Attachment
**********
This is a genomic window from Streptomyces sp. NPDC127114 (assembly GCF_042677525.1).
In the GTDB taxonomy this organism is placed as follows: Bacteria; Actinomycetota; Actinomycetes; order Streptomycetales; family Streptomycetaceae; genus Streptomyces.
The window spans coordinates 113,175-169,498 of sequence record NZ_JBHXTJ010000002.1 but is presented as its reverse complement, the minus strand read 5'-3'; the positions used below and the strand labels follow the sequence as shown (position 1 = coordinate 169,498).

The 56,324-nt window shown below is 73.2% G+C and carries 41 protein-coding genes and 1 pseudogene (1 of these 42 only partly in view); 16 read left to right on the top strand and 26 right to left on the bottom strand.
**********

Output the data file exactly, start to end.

This is a genomic window from Streptomyces sp. NPDC127114 (assembly GCF_042677525.1).
In the GTDB taxonomy this organism is placed as follows: Bacteria; Actinomycetota; Actinomycetes; order Streptomycetales; family Streptomycetaceae; genus Streptomyces.
The window spans coordinates 113,175-169,498 of sequence record NZ_JBHXTJ010000002.1 but is presented as its reverse complement, the minus strand read 5'-3'; the positions used below and the strand labels follow the sequence as shown (position 1 = coordinate 169,498).

The 56,324-nt window shown below is 73.2% G+C and carries 41 protein-coding genes and 1 pseudogene (1 of these 42 only partly in view); 16 read left to right on the top strand and 26 right to left on the bottom strand.